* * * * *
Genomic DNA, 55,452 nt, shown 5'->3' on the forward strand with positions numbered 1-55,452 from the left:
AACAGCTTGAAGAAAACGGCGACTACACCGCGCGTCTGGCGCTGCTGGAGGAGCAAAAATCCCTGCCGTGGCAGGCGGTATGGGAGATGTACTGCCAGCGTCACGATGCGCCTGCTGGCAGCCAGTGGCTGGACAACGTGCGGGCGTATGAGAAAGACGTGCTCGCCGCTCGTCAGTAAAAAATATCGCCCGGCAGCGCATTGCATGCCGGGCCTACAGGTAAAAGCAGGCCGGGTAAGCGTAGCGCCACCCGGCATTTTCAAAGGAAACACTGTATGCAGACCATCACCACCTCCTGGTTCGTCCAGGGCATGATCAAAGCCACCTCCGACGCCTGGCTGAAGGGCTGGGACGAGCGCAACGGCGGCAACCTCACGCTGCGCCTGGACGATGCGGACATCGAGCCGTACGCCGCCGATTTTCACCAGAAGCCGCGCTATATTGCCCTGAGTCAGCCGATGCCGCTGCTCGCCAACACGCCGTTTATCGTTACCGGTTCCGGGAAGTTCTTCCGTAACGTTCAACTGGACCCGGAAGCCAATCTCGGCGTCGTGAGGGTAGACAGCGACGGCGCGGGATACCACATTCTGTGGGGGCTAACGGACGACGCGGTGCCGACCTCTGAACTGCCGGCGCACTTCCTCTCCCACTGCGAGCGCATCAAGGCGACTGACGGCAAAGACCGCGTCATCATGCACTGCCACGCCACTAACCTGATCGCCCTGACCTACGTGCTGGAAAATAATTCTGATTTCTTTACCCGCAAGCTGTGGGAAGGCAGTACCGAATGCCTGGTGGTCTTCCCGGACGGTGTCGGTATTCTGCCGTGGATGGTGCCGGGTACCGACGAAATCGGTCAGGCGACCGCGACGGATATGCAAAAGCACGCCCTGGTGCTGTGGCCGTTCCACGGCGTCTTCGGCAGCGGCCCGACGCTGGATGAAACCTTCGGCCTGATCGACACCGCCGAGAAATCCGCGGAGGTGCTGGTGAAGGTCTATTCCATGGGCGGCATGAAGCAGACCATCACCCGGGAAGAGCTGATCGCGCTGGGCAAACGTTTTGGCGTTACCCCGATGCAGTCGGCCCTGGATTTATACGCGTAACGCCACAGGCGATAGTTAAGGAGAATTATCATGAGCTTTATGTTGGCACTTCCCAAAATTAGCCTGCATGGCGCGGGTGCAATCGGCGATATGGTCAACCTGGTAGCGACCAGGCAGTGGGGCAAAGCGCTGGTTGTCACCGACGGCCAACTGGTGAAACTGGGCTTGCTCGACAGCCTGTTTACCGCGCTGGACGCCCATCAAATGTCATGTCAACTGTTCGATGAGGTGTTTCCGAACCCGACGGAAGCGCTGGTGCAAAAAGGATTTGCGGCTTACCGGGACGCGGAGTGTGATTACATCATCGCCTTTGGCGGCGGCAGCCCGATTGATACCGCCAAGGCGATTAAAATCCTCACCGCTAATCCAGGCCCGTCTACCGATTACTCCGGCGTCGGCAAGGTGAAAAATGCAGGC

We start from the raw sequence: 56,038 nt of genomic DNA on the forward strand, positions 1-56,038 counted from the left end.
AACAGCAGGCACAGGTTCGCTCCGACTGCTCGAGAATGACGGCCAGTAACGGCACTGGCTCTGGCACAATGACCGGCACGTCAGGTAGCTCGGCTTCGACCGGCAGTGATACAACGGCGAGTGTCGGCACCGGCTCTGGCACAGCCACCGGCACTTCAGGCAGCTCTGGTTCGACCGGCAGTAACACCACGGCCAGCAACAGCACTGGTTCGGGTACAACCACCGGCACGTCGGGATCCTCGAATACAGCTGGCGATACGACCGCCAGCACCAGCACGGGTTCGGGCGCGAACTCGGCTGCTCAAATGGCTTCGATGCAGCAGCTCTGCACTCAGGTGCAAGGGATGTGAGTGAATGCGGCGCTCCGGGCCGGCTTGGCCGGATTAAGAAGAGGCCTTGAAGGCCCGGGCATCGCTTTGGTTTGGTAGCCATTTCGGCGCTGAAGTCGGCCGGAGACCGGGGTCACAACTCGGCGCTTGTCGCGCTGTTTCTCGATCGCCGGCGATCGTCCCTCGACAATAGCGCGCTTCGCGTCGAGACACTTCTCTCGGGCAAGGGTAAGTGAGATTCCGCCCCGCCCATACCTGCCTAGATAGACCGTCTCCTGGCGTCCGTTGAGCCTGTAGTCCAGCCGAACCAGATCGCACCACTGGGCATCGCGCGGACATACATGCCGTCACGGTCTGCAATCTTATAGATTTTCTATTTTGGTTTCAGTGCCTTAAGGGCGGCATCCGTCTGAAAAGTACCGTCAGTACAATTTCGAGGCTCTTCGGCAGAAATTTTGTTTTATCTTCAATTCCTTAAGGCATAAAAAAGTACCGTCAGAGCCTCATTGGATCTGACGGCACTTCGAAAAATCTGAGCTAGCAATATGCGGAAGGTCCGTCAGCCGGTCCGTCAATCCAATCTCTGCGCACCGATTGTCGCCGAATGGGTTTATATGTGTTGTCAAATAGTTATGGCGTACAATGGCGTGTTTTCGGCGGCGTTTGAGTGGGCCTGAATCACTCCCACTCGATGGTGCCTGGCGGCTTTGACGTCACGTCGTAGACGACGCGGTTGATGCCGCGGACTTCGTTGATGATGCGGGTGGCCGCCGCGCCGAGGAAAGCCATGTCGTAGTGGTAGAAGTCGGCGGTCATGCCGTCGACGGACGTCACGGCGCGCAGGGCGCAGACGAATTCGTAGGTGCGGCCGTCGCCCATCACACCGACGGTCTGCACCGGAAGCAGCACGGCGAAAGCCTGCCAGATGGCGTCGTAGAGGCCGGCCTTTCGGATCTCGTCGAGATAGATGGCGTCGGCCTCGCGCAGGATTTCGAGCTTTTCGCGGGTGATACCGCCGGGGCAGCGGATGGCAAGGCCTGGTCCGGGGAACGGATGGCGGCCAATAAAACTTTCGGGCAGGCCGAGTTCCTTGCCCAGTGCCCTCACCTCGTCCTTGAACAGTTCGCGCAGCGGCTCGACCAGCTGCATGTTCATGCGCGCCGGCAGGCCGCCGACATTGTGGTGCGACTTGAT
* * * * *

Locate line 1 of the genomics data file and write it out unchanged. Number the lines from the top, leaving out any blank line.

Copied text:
Genomic DNA, 55,452 nt, shown 5'->3' on the forward strand with positions numbered 1-55,452 from the left: